Tuesday Apr 07

Labor in Tunisia: SPECIAL REPORT Organizers’ Forum International Dialogue – Tunisia

On the second day of our recent trip to Tunisia, we found ourselves in a location all too familiar to those who work in the labor movement – a hotel boardroom, tables arranged in a circle, white tablecloths and pitchers of water.

We were there to meet with the leadership of the newly reconstituted Confédération Générale Tunisienne du Travail (“CGTT”), and the familiar ground shifted underneath us as the conversation soon made clear just how different the Tunisian context was for us North American trade unionists.

The CGTT was originally founded in 1924 and was largely eliminated by the French colonial authorities the next year. However, the CGTT reformed in 2006 and was finally permitted to register as a trade union following the 2011 Tunisian Revolution.

Beginning with 10,000 members in 2011, the CGTT has grown rapidly, currently representing approximately 90,000 members in both the public and private sectors.

The CGTT presents themselves as the more radical counterpart to the behemoth of the Tunisian labor movement – the 750,000 member, Nobel Peace Prize winning Union Générale Tunisienne du Travail (“UGTT”).

The CGTT leaders emphasized their dedication to community organizing principles, noting their interest in the work of Saul Alinsky and their alliances with radical French trade unions. These lessons have begun to pay off through innovative programs such as establishing workshops to train unemployed youth for new jobs, who then become dues paying members of the CGTT on finding employment.

However, the CGTT also faces significant challenges. These include factors common to all labor unions in Tunisia, like extraordinarily high unemployment numbers among Tunisia’s highly educated youth, as well as some unique to the fledgling labor central, like the facts that the CGTT has thus far failed to be recognized by the International Trade Union Confederation or the Tunisian government, who continue to recognize and bargain primarily with the more established UGTT.

Indeed, the antipathy towards the UGTT lay heavy in the air during this meeting, where the CGTT leadership repeatedly noted their commitment to trade union pluralism in contrast to the UGTT’s approach of, in their view, attempting to consolidate all of Tunisian labor power in their hands.

With all this background, we set out for our first meeting with the UGTT a couple of days later. As noted above, the UGTT has massive establishment bona fides in Tunisia. While long the only recognized trade union in Tunisia, the UGTT also emerged to play a pivotal role in the 2011 revolution and the transition to a more democratic society that followed that revolution, including in 2013 organizing the first Tunisian general strike since 1978 to protest the assassination of political leader Chokri Belaid.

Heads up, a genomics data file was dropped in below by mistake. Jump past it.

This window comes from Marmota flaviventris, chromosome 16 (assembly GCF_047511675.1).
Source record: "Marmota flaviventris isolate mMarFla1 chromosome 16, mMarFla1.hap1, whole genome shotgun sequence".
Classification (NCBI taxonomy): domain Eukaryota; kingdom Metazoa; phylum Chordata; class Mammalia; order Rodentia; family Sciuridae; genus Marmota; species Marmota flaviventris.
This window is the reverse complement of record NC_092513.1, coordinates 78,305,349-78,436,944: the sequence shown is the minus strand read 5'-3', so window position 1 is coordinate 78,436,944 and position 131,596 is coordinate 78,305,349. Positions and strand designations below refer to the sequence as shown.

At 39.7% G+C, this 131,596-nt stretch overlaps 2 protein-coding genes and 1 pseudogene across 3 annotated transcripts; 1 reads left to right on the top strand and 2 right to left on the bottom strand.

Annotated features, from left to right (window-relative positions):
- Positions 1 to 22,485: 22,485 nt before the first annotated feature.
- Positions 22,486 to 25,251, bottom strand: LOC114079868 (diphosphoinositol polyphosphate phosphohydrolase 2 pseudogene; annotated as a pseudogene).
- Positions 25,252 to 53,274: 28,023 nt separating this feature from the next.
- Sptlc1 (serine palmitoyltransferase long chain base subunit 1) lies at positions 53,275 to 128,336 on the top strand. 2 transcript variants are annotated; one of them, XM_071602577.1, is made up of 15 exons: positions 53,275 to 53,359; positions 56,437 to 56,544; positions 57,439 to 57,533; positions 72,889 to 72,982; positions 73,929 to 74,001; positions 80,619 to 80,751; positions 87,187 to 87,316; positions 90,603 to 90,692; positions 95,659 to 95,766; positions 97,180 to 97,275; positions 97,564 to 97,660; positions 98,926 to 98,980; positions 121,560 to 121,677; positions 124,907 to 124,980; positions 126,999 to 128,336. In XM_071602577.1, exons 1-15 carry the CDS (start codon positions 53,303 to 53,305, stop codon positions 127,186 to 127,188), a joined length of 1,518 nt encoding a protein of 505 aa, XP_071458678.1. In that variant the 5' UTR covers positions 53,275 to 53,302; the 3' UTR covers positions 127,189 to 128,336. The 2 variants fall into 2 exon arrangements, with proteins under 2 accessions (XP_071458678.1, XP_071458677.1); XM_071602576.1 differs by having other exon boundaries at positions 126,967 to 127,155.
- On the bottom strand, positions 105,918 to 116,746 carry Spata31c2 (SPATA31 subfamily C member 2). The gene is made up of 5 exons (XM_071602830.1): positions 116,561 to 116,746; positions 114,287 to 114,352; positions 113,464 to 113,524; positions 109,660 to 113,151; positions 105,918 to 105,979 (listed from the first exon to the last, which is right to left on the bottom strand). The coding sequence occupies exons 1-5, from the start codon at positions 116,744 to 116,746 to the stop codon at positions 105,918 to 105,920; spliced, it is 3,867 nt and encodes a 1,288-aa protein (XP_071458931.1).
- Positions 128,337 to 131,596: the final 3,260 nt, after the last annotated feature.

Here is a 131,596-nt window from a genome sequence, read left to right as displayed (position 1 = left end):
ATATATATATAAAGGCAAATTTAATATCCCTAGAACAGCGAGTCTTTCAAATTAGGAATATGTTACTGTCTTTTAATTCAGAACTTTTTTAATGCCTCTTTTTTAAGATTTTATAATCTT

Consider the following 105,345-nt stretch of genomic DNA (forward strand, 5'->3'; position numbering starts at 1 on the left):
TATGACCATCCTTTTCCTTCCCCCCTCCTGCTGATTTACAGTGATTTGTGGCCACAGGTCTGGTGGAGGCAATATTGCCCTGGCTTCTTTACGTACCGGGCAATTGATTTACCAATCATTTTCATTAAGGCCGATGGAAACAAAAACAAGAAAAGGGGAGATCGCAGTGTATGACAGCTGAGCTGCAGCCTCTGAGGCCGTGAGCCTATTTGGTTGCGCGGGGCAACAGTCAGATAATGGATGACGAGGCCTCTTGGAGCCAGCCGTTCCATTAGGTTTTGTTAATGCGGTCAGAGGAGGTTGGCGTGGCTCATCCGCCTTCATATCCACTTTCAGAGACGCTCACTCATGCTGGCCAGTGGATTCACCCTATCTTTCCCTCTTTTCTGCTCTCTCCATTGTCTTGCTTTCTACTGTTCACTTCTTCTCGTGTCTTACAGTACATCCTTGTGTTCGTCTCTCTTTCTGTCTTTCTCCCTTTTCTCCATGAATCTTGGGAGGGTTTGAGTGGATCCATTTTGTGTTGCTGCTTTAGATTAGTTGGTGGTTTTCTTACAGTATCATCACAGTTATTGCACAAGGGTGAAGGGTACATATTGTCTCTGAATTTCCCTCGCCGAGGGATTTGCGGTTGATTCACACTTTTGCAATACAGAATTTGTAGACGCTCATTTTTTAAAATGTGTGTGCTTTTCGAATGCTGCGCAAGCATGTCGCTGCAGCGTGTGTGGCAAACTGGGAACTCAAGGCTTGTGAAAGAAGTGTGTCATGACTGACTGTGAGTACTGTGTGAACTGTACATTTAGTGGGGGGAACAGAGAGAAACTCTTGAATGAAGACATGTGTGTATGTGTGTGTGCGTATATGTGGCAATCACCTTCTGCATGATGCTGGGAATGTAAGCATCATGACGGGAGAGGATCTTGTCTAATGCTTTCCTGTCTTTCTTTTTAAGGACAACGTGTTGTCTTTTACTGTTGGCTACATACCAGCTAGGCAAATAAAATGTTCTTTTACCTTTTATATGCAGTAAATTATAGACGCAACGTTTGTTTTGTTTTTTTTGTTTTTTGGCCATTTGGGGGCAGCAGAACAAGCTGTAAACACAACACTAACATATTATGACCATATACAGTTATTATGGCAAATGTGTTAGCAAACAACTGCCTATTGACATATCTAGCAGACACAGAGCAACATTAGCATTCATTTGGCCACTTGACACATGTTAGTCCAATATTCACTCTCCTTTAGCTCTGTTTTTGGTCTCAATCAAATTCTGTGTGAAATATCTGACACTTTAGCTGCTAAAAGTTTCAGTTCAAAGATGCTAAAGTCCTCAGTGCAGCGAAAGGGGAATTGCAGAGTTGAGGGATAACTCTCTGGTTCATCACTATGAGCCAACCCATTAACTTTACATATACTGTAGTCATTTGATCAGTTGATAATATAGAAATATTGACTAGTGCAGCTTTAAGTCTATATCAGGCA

This meeting was with leadership of a component of the UGTT which represents approximately 25,000 workers for the Tunisian Ministry of Public Service, many of whom work in sanitation.

The leadership discussed with us the issues facing these workers, many of which are also shared with those raised by CGTT. Youth unemployment is a major issue across the country, and the UGTT is engaged in a project financed by the European Commission to recruit more than 1,000 workers who they will then help train to perform work in the municipal public service in Tunisia.

We also questioned the leadership on the issues of union pluralism raised by the CGTT. The UGTT leadership made clear that, while they were “not opposed” to union pluralism, they do not view any other Tunisian trade unions as a challenge to their supremacy in the Tunisian labor movement. Indeed, they were quite firm that they do not have any interest in cooperation with other unions. They noted that, in wording that will be quite familiar to North American trade unionists, they simply could not as the “jurisdiction [between trade unions] is not clear”.

The next day we had a very different experience in meeting with another component of the massive UGTT, this time the leadership of 8,000 workers who work in the call center industry in Tunisia.

Call centers are a large employer in the country, employing approximately 30,000 workers. Many of these workers possess a post-secondary degree, a symptom of the high rates of youth employment in the country.

This group of leaders were younger and more militant than the other UGTT representatives we had met with, noting the many strikes they had organized in the past years, including a fifty-five day sit-it at the office of the Human Resources Director for Teleperformance, a major employer in the sector.

We were also interested to learn that Bell Canada has established a Francophone call center in Tunisia and were a particularly difficult employer to deal with for UGTT members.

However, we should be careful to note that the militancy of this group was not necessarily an outlier in the UGTT. Despite their prominence in the political area, the UGTT has also been willing to significantly rock the Tunisian boat since the 2011 Revolution.

This has included organizing widely covered general strikes in late 2018 and early 2019 to protest the government’s refusal to raise wages for Tunisia’s 670,000 public servants under pressure from the International Monetary Fund.

Overall, our visits with the CGTT and UGTT provided a fascinating view into the changing world of the Tunisian labor movement, as workers struggle with the forces of neoliberalism and austerity inside an economic and political structure that has been rapid change in the years since the Revolution.

Thom Yachnin is Director of Field Services and Negotiations at BC Government and Service Employees Union (BCGEU)and Matt Damario is a member of the Executive of the BCGEU for the Administrative Services component.

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